And we're off! This is the first week of Sunday Sentence, so if you missed the post explaining the activity, click here for more details.
Otherwise... To start we have three sentences for you to translate, taken from page 13 of Jin Yong's 金庸 《射雕英雄传》(first released in 1959), entitled A Hero Born (Legends of the Condor Heroes 1) in Anna Holmwood's translation.
Please input your translation in the comments box at the bottom of the page.
The sentences to translate are:
Remember, you can post your translation today or any day next week, so you have plenty of time to think about it and there's no need to rush.
This is what Anna had to say about the challenge of translating the passage and others like it:
This is taken from the first fight scene in the novel and it shows exactly the difficulties of translating martial arts action. Making these parts work is crucial to the experience of reading martial arts fiction in English, and so I was conscious of what expectations and references an English reader would have. For this reason I chose to use conventions of film, with speeding up and slow motion, all conveyed through sentence length and word choice. Something as simple as using the word "thud" at the end of the sentence could give the feeling of the object finally hitting against the victim's head. I found very quickly that being too literal with the mechanics of the sentences (translating literally) would kill the feeling of pace and excitement.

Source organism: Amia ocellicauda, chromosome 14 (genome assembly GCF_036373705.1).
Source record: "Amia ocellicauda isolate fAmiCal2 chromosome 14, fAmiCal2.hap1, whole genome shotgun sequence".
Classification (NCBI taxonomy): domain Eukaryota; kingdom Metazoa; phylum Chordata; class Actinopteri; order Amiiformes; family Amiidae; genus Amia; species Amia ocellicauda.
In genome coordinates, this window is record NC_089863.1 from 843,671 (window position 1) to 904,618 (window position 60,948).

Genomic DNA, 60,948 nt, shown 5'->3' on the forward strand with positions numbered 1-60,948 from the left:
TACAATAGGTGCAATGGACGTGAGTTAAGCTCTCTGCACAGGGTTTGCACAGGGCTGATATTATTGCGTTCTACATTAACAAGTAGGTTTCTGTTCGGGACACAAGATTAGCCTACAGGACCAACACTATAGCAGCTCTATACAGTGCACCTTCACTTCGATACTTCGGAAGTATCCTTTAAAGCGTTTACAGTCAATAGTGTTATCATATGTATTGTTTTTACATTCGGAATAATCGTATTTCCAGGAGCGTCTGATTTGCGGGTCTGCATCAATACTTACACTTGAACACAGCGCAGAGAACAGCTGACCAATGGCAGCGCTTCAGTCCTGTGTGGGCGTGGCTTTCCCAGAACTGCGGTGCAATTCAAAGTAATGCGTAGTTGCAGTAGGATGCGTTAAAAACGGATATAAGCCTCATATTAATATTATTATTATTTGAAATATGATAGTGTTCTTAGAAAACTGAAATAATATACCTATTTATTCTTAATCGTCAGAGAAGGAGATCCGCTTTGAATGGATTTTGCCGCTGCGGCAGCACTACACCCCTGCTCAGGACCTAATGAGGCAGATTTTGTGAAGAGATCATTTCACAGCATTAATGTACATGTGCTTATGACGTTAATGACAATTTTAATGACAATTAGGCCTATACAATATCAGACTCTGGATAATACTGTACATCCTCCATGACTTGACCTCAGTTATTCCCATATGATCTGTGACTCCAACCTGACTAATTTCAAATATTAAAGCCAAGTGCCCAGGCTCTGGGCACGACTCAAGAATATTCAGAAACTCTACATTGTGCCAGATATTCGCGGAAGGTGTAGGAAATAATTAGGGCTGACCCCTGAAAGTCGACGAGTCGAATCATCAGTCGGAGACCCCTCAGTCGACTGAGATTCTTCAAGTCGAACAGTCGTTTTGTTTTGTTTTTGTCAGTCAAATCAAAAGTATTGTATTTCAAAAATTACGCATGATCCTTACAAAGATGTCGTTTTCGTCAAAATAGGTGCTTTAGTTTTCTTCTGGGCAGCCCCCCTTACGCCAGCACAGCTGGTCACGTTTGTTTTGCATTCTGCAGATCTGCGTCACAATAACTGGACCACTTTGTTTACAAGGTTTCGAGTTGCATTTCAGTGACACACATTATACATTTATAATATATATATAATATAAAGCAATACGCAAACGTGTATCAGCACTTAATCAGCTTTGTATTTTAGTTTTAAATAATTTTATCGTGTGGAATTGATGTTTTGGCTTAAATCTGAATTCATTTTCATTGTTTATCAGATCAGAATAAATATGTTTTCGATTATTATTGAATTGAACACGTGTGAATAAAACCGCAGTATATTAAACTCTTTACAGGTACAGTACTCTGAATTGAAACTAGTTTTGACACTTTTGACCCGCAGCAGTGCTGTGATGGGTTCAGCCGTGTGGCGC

And for a little more context here's the whole fight scene:
"Set in ancient China, in a world where kung fu is magic, kingdoms vie for power and the battle to become the ultimate kung fu master unfolds, an unlikely hero is born… in the first book in the epic Legends of the Condor Heroes series by the critically acclaimed master of the genre, Jin Yong.
After his father—a devoted Song patriot—is murdered by the Jin empire, Guo Jing and his mother flee to the plains of Ghengis Khan and his people for refuge. For one day he must face his mortal enemy in battle in the Garden of the Drunken Immortals. Under the tutelage of Genghis Khan and The Seven Heroes of the South, Guo Jing hones his kung fu skills. Humble, loyal and perhaps not always wise, Guo Jing faces a destiny both great and terrible.
However, in a land divided—and a future largely unknown—Guo Jing must navigate love and war, honor and betrayal before he can face his own fate and become the hero he’s meant to be."
About the Author:
JIN YONG (pen name of Louis Cha) was a true phenomenon in the Chinese-speaking world. Born in Mainland China, he spent most of his life writing novels and editing newspapers in Hong Kong. His enormously popular martial arts novels, including the epic Legends of the Condor Heroes series, have become modern classics and remain a must-read for readers looking for danger and adventure.
Massive thanks again to Anna for picking this sentence; I look forward to everyone's translations!